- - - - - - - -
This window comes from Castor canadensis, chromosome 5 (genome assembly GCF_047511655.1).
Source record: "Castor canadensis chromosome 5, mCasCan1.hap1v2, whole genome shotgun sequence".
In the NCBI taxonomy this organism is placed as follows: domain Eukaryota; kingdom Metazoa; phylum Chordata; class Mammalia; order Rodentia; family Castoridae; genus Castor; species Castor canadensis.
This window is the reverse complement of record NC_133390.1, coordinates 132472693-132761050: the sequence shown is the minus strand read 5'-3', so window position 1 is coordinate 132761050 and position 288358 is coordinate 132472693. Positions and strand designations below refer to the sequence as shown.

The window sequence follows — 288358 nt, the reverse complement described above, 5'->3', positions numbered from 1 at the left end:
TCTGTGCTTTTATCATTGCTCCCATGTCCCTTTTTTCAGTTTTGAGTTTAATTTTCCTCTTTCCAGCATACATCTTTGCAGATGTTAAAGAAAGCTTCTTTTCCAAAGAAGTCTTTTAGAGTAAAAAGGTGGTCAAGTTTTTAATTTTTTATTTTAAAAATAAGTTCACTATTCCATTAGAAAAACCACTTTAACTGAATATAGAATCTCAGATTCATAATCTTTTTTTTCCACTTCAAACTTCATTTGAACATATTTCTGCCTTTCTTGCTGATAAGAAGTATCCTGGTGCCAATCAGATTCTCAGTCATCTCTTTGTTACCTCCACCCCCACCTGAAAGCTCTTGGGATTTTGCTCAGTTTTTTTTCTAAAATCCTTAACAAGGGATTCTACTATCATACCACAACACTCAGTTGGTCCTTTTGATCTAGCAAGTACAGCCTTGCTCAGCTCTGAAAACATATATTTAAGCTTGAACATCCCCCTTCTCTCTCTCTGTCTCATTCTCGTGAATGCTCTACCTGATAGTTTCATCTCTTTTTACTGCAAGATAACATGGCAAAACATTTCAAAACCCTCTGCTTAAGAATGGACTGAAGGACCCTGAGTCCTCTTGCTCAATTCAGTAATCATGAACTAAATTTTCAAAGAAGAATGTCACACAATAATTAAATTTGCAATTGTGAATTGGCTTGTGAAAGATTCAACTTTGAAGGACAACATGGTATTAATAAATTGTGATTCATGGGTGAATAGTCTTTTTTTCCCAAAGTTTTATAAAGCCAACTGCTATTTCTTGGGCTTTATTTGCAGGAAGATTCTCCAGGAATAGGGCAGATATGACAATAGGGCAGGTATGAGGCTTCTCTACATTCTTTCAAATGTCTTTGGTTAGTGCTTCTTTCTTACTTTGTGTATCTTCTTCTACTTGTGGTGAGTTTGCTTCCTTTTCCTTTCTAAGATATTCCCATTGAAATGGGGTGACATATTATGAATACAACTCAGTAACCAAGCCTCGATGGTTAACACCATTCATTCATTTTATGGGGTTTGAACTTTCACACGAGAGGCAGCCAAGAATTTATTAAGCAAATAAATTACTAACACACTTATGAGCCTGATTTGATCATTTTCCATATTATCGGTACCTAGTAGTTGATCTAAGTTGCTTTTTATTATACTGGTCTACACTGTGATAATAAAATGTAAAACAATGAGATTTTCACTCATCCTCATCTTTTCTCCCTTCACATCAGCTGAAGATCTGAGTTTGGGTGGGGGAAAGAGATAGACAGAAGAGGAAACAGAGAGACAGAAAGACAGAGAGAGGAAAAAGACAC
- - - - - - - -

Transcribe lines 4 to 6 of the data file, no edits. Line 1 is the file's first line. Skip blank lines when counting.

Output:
This window is the reverse complement of record NC_133390.1, coordinates 132472693-132761050: the sequence shown is the minus strand read 5'-3', so window position 1 is coordinate 132761050 and position 288358 is coordinate 132472693. Positions and strand designations below refer to the sequence as shown.

The window sequence follows — 288358 nt, the reverse complement described above, 5'->3', positions numbered from 1 at the left end:
TCTGTGCTTTTATCATTGCTCCCATGTCCCTTTTTTCAGTTTTGAGTTTAATTTTCCTCTTTCCAGCATACATCTTTGCAGATGTTAAAGAAAGCTTCTTTTCCAAAGAAGTCTTTTAGAGTAAAAAGGTGGTCAAGTTTTTAATTTTTTATTTTAAAAATAAGTTCACTATTCCATTAGAAAAACCACTTTAACTGAATATAGAATCTCAGATTCATAATCTTTTTTTTCCACTTCAAACTTCATTTGAACATATTTCTGCCTTTCTTGCTGATAAGAAGTATCCTGGTGCCAATCAGATTCTCAGTCATCTCTTTGTTACCTCCACCCCCACCTGAAAGCTCTTGGGATTTTGCTCAGTTTTTTTTCTAAAATCCTTAACAAGGGATTCTACTATCATACCACAACACTCAGTTGGTCCTTTTGATCTAGCAAGTACAGCCTTGCTCAGCTCTGAAAACATATATTTAAGCTTGAACATCCCCCTTCTCTCTCTCTGTCTCATTCTCGTGAATGCTCTACCTGATAGTTTCATCTCTTTTTACTGCAAGATAACATGGCAAAACATTTCAAAACCCTCTGCTTAAGAATGGACTGAAGGACCCTGAGTCCTCTTGCTCAATTCAGTAATCATGAACTAAATTTTCAAAGAAGAATGTCACACAATAATTAAATTTGCAATTGTGAATTGGCTTGTGAAAGATTCAACTTTGAAGGACAACATGGTATTAATAAATTGTGATTCATGGGTGAATAGTCTTTTTTTCCCAAAGTTTTATAAAGCCAACTGCTATTTCTTGGGCTTTATTTGCAGGAAGATTCTCCAGGAATAGGGCAGATATGACAATAGGGCAGGTATGAGGCTTCTCTACATTCTTTCAAATGTCTTTGGTTAGTGCTTCTTTCTTACTTTGTGTATCTTCTTCTACTTGTGGTGAGTTTGCTTCCTTTTCCTTTCTAAGATATTCCCATTGAAATGGGGTGACATATTATGAATACAACTCAGTAACCAAGCCTCGATGGTTAACACCATTCATTCATTTTATGGGGTTTGAACTTTCACACGAGAGGCAGCCAAGAATTTATTAAGCAAATAAATTACTAACACACTTATGAGCCTGATTTGATCATTTTCCATATTATCGGTACCTAGTAGTTGATCTAAGTTGCTTTTTATTATACTGGTCTACACTGTGATAATAAAATGTAAAACAATGAGATTTTCACTCATCCTCATCTTTTCTCCCTTCACATCAGCTGAAGATCTGAGTTTGGGTGGGGGAAAGAGATAGACAGAAGAGGAAACAGAGAGACAGAAAGACAGAGAGAGGAAAAAGACAC